A much better solution to the primary care provider shortage is getting more nurse practitioners in the field, or at least require equivalent training and accreditation of naturopaths wishing to assume these roles.

Those wanting more information on quality CAM studies can search the Cochrane Collaboration Consumer Network at consumers.cochrane.org.

Jeffrey G. Woodall

Southeast Portland

Are you covered?

Did I miss the part where the story (Paging Dr. Alternative, April 1) addresses malpractice coverage?

Sally Choong

Boring

Combine Eastern, Western medicine

I have an excellent MD and treasure her medical care (Paging Dr. Alternative, April 1). At the same time, I have been fortunate to have experienced naturopathic medicine in China. I am a Type 1 insulin-dependent diabetic caused by an MD's accident with a needle; have a hereditary back problem; and have had three medical white papers written about me.

While touring China with my family, part of the tour included the world's leading Tao medical university, whose practice is more than 4,000 years old. Compare that with the medicine practiced by our MDs. It wasn't too long ago that MDs were using leeches, and the red on our barber poles is from the days of blood letting.

As part of the tour, we were offered the opportunity to be examined by the grand master at the school. The process is simple: a thumb on the inside of a wrist with the index finger on the opposite side while they concentrate. Then, they do the same on the opposite wrist and sometimes have you stick out your tongue. They believe that there are 144 sensors in the body sending signals through the blood and that they can read the signals and then discover the problems.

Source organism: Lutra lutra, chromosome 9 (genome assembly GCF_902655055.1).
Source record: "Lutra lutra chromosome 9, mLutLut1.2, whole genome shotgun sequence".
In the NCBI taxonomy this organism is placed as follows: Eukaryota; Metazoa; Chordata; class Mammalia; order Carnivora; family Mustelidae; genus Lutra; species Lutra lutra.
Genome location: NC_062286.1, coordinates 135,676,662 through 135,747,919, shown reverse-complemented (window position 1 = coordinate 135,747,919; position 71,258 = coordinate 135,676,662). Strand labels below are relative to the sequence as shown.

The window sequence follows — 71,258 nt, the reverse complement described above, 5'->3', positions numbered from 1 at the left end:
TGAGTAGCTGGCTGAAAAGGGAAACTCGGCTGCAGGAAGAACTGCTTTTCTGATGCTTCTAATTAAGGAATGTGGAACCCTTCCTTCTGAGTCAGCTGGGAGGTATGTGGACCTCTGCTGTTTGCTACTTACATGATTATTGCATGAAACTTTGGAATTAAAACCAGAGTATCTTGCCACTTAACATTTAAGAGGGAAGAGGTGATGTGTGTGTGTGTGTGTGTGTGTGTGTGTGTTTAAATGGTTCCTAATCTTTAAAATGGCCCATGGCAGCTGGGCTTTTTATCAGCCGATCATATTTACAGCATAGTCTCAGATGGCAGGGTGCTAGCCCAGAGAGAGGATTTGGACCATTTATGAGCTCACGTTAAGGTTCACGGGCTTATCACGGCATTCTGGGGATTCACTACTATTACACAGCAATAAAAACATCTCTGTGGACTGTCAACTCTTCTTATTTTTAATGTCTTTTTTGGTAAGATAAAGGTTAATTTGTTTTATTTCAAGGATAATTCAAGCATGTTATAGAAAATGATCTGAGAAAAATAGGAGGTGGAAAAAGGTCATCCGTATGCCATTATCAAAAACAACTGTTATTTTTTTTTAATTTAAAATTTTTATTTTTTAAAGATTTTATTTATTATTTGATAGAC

As the grand master started to provide his diagnosis, while my family smiled, our guide/translator stopped him because he didn't understand. The grand master started again with the same diagnosis and again the translator stopped him. At this point, we told the translator that the grand master was right when he said that my brain does not sleep - American MDs have tested and shown this to be true. With that, the grand master continued and did not miss a single malady, including some from the past.

When we finished, we were offered the opportunity to buy the medicine that was prescribed. So, I did, and began taking the little gray/brown rough granules.

By the third day, I no longer needed insulin and my back stopped hurting. (I can't remember the third problem, but it went away as well). This absence from pain and the need for insulin continued for over three months until three days after I ran out of their medicine. I would love to go back and get more.

Fortunately, some of our leading medical universities and professionals are studying medicine as practiced in China and combining it with Western medicine. Then we will have the best of both worlds.

Jim Crowell

Northwest Portland